Editor’s Note: 2Pac’s All Eyez on Me originally dropped on February 13th, 1996. The double-album, the last record released while 2Pac was still alive, would go on to change the rap game forever. To celebrate both the record’s 25th anniversary and Black History Month, Jayson Buford takes a look back at the album’s indelible legacy. Also, subscribe and listen to our new podcast series, Rootsland, which explores the story of two friends who take a musical and spiritual journey from the suburbs of Long Island to the streets of Kingston, Jamaica.
In October 1995, Death Row Records boss Suge Knight paid the $1.4 million bail that was on the head of rap superstar Tupac Amaru Shakur, whose name had increasingly been in the papers for both his talent and troubles. Shakur was serving a sentence of up to four years for sexual assault, a crime that he maintained he did not commit. Alongside that black mark on his reputation, the night before the judge announced the verdict to the world, back in November 1994, 2Pac was shot outside of Quad Studios in Manhattan. If you ask Pac on “Hit Em Up” — the scathing diss track directed at The Notorious B.I.G. and friends, among others — he would tell you that he took those five hot bullets and smiled. Nevertheless, he had been in Clinton Correctional Facility hearing the N-word being used by COs toward Black inmates including himself. He’d also start having issues sleeping. ‘’I wake up screaming. I’ve been having nightmares, thinking they’re still shooting me,’’ he would later tell Vibe magazine. Outside of prison, however, his star was on the rise, the rap scene recognizing him as one of the best, if not the best, rappers alive.
On March 1995, 2Pac dropped Me Against the World. It’s a sprawling album full of tender moments of pain, suicidal ideation, and love for his mother. There’s also the paranoia and aggression that 2Pac felt due to the shooting and the anxiety of being locked in a cage for almost a year. “If I Die 2Nite” opens with the age-old parable: “A coward dies a thousand deaths, a soldier dies but one.” Using alliteration, he surveys the visual scene: “Picturing pitiful punk niggas copping pleas/ Puffing weed as I position myself to clock G’s.” Me Against the World is a classic — a portrait of a man who’s filled with regrets, loneliness, and pain. Listening to it feels like you are hearing it from Clinton Correctional Facility.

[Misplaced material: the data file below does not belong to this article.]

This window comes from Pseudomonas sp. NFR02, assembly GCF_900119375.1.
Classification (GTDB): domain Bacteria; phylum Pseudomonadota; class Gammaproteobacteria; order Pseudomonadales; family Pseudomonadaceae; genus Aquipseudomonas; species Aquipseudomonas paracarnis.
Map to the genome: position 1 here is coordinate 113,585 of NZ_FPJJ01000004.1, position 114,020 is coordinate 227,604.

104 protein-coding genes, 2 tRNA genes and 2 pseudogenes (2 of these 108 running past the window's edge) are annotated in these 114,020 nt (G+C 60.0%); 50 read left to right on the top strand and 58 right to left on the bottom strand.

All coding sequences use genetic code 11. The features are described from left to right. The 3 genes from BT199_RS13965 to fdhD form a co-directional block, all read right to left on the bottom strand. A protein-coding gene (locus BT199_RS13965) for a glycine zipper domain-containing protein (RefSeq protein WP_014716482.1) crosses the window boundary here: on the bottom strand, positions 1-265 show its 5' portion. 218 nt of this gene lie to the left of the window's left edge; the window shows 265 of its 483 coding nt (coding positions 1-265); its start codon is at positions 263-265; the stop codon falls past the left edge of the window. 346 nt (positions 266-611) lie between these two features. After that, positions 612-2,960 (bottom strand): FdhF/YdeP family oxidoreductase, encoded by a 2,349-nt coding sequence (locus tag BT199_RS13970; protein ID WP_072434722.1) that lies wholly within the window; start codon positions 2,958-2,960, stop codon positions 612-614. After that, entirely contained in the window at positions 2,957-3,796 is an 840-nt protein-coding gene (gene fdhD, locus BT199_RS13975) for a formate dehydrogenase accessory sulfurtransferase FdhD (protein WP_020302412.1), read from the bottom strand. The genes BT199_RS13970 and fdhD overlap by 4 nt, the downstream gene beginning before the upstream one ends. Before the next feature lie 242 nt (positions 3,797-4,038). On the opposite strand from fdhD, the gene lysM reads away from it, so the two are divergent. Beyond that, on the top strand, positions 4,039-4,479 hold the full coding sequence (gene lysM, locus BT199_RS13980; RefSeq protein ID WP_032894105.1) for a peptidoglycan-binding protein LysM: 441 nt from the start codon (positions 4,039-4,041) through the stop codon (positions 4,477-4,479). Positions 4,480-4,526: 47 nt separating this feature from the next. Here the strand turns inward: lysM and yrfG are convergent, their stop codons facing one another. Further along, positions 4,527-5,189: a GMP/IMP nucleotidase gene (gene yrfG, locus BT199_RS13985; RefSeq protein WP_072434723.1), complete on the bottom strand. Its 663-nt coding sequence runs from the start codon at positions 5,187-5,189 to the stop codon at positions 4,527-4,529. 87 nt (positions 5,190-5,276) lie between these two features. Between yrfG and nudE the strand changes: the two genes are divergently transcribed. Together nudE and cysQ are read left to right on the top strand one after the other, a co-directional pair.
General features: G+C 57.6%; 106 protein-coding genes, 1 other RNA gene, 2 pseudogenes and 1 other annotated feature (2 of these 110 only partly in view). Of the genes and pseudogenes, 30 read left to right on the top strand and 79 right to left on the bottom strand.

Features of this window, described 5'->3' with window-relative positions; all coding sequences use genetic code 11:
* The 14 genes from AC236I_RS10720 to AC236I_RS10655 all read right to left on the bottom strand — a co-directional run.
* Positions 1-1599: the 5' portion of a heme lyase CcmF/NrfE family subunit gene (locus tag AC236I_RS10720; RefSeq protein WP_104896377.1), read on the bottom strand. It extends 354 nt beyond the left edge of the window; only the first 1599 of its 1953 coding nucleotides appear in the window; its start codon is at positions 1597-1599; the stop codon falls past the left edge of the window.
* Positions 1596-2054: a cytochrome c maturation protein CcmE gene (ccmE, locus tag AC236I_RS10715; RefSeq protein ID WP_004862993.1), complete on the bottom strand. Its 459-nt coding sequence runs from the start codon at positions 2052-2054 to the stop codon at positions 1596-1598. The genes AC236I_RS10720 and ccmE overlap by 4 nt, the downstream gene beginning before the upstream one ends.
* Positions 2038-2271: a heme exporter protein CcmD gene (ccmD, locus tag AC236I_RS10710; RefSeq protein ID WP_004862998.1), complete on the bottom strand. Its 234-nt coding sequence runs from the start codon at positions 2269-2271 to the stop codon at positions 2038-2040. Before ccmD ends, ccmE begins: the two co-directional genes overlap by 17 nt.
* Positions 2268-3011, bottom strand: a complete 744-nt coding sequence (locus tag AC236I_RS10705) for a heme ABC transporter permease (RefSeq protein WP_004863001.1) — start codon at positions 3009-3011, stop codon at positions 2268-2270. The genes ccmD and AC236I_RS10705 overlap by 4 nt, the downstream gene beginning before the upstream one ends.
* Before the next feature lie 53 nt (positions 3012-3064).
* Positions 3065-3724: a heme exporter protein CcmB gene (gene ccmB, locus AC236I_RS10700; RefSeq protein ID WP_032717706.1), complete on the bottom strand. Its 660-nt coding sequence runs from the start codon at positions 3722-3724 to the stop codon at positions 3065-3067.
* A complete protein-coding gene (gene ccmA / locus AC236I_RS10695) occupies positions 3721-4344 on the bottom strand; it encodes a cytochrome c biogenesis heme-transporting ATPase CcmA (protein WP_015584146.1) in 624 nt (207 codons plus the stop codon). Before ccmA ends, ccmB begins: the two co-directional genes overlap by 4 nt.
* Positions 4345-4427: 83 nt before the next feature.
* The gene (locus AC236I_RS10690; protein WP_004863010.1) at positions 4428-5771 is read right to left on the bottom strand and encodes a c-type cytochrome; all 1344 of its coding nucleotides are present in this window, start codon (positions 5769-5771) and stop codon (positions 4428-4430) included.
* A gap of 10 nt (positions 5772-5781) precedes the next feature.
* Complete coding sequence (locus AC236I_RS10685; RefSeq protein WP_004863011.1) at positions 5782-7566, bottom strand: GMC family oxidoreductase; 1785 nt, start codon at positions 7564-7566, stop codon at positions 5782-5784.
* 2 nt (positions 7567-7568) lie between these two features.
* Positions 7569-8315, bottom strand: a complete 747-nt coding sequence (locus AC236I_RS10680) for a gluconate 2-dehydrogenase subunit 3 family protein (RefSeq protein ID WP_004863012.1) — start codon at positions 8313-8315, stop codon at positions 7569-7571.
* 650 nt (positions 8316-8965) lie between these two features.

That record found him on a new level as a rapper, too. Gone were the songs that were strictly about socioeconomic issues plaguing the Black community like “Brenda’s Got a Baby” or “Keep Ya Head Up”. Instead came songs that were more directly personal and written so that everyone could sing along to them. “Dear Mama” is clichéd, but it’s clichéd for a reason. It’s a song with such incredible gravitas. It is personal towards Pac’s mother, but the central theme is what sticks with you. It isn’t just about your mom; it is the longing for the person who would never harm you. It is the sadness of a man behind bars, who is missing the one person in the world that he always feels safe with. However, despite the strides 2Pac made on Me Against the World, it still pales in comparison to his next album, All Eyez on Me. Consider the former a warm-up for the record that would become a main event.
After Suge Knight bailed him out, 2Pac was operating at a pace only rivaled by Adam Sandler in Uncut Gems. “He worked like a f*****g racehorse,” said former labelmate Snoop Dogg, who is featured on the album. If collaborators were not ready, Shakur would move on to the next track. Snoop has suggested that this is because Pac felt that his days as a free man on earth were numbered. Nate Dogg has said that he thinks it is because Pac wanted to satisfy his contract with Death Row (he was supposed to give them three albums) and then move on with his career. Whatever the reason, 2Pac was recording music at a pace that only rappers like Future, Lil Wayne, or 03 Greedo have routinely matched since then. Urban legend has it that after making a song, Pac wouldn’t even listen to it. He’d just immediately start recording the next song.